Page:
It was hard to find words strong enough to describe the atrocities committed by the rebels, he said. The rebels simply cut off parts of the bodies of their victims with large knives. They burned alive men, women and children. More than 4,000 people had been summarily executed or mutilated since April. The humanitarian situation was also serious. Since parts of the country remained out of the reach of humanitarian organizations, the full scope of the situation was not known. During his visit, he had shared his view of the importance of showing respect for humanitarian law.
Of particular concern was the burden carried by the children of Sierra Leone, he added. Many had been abducted long ago into the ranks of the Revolutionary United Front and now, at the age of eight or ten, were some of the most fierce fighters in the war. A big challenge would be to integrate the surviving children into a society where identity is based on respect and common norms, not a rifle. Special attention should be given to the children in the international support for the reconstruction of Sierra Leone. He also pleaded with the Government of Sierra Leone to make a serious effort at national reconciliation.
He said attempts to reach out towards a peaceful solution being made by the Government should be encouraged. No effort should be spared to get the rebels to lay down their arms.
Regarding the carrying out of executions of those convicted of war crimes, he said that, in his capacity as Sweden's Ambassador to the United Nations, he pleaded with authorities not to make further use of the death penalty. They were ready to attempt to heed such plea.
Turning to sanctions, he said it was obvious that they were not fully implemented. Some of the resupplies seemed to come from looting and attacks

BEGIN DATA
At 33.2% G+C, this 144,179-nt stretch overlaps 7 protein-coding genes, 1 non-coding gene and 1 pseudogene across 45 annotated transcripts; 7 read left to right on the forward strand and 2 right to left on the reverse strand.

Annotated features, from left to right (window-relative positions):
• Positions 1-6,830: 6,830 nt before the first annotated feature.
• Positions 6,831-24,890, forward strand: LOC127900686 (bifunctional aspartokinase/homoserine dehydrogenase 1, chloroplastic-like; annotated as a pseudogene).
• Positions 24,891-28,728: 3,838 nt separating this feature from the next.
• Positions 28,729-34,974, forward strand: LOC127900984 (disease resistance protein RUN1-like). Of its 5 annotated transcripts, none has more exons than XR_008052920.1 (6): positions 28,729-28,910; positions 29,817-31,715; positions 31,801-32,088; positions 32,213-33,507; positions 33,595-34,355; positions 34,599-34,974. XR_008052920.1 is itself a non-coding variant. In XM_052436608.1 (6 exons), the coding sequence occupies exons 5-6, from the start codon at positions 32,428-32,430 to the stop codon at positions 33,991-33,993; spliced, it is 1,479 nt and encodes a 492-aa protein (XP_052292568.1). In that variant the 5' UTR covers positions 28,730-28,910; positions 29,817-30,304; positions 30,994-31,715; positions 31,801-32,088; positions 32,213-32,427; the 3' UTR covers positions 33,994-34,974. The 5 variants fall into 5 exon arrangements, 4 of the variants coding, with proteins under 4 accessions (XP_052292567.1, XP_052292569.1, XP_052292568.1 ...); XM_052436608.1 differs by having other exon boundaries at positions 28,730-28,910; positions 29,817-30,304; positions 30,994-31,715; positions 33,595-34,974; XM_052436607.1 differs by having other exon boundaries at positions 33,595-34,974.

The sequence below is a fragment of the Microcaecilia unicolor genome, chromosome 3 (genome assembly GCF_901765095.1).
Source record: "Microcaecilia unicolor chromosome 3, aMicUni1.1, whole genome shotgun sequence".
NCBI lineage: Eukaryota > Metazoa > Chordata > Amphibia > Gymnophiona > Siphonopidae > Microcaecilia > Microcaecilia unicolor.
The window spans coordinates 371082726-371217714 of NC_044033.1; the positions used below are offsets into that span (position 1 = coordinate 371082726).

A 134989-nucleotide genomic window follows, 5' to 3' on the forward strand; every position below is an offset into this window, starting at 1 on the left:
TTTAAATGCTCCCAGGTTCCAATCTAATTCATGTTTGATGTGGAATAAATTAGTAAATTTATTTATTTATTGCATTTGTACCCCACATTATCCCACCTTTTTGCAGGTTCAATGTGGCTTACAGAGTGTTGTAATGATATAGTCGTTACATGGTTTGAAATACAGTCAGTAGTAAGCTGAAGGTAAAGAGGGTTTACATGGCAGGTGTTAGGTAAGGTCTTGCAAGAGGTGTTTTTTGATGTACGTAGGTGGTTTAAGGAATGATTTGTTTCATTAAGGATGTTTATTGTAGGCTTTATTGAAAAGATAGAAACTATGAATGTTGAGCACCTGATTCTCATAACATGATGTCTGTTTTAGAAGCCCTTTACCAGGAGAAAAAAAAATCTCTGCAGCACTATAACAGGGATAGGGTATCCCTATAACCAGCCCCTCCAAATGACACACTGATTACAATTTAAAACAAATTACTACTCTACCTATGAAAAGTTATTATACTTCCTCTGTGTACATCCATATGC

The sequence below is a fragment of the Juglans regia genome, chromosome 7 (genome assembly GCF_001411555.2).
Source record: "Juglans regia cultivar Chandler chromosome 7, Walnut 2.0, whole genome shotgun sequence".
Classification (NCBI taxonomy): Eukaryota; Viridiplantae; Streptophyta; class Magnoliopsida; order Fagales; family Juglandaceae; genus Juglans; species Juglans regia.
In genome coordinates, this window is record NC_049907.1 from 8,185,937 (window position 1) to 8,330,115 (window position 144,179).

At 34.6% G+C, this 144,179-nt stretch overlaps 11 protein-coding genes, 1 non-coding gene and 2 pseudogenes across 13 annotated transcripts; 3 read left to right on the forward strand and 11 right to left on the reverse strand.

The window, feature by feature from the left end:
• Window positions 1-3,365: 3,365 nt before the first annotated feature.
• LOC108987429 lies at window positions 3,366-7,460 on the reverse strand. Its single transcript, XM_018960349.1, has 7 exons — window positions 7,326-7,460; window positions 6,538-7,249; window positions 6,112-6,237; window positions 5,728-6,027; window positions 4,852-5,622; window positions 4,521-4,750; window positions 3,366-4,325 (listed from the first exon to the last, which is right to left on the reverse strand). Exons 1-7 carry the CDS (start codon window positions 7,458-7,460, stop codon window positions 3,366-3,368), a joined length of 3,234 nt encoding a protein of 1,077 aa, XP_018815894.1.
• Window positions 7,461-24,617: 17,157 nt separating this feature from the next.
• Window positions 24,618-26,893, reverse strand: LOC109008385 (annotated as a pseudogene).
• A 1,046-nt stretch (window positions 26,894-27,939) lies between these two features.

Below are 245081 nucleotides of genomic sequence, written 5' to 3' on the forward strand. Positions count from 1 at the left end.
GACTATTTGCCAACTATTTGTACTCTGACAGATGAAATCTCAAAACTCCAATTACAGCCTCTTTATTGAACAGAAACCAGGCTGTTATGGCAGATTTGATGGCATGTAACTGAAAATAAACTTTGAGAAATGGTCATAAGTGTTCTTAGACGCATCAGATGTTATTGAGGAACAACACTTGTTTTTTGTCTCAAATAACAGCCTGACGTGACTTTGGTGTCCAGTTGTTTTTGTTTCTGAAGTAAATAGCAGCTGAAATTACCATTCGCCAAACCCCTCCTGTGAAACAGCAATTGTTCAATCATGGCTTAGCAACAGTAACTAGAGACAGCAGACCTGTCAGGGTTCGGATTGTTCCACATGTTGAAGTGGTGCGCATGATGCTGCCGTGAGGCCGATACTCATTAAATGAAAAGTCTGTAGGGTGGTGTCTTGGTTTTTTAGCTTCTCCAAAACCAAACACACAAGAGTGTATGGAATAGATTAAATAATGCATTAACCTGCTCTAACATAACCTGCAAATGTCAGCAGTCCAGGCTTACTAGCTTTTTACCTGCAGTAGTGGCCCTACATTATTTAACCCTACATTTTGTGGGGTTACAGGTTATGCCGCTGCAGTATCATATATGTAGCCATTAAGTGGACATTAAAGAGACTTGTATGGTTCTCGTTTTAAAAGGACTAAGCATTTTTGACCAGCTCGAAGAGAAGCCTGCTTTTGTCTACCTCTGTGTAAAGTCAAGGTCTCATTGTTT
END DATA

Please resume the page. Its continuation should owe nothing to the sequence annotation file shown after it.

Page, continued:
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within the country, but also from outside. The land borders of Sierra Leone and Liberia were difficult to monitor. There was a perception that support was coming from Liberia, but there was no tangible evidence. The President of Sierra Leone had indicated that the Liberian proposal for joint border control was a good starting point. It could be useful if the United Nations and the international community were to consider supporting such an operation. Every State must ensure respect for sanctions. There was no excuse for those who made a good living from the arms trade.
The President of the Council, JASSIM MOHAMMED BUALLAY (Bahrain), said the situation in Sierra Leone, especially the problems faced by children, indicated the dire need to set up a programme for humanitarian assistance and to find a peaceful solution to the conflict.
YVES DOUTRIAUX (France) said there were still difficulties that affected the humanitarian situation of the population of Sierra Leone, including violations of human rights, death sentences and summary executions. Yet, the report of the Secretariat indicated that there was an encouraging evolution, making it possible to envisage a rapprochement between the three countries -- Sierra Leone, Liberia and Guinea. The three Presidents had participated in the French-African Summit in Paris three weekends ago.
The prerequisite for dialogue would be a cessation of hostilities by the rebels, he continued. A solution would require support for regional initiatives. France was giving bilateral support to Guinea's participation in ECOMOG. The international community must continue to support the effectiveness of the embargo and address whether or not it should be strengthened.
NJUGUNA MAHUGU (Kenya) said he visited Angola in his capacity as Chairman of the sanctions committee for that country and he believed that it was an important exercise for chairmen of the various sanctions committees to visit the areas concerned. The dual-track approach to resolving the conflict in Sierra Leone required the concerted efforts of ECOMOG. Also, Sierra Leone's relationship with its neighbours needed to be nourished and better relations established to deal with various problems. Such improved regional relations had been successful in resolving other conflicts in Africa.
It was because of ECOMOG that constitutional elections were held in Sierra Leone and the Security Council must encourage ECOMOG to continue its work, he added. His delegation supported the extension of the mandate. The United Nations had done a very good job in its work in Sierra Leone.
BERND NIEHAUS (Costa Rica) said his country considered the situation in Sierra Leone very complex and concrete steps should be taken by the Government there to improve the national situation. Demilitarizing society was a very good idea and Sierra Leone should move along on that path.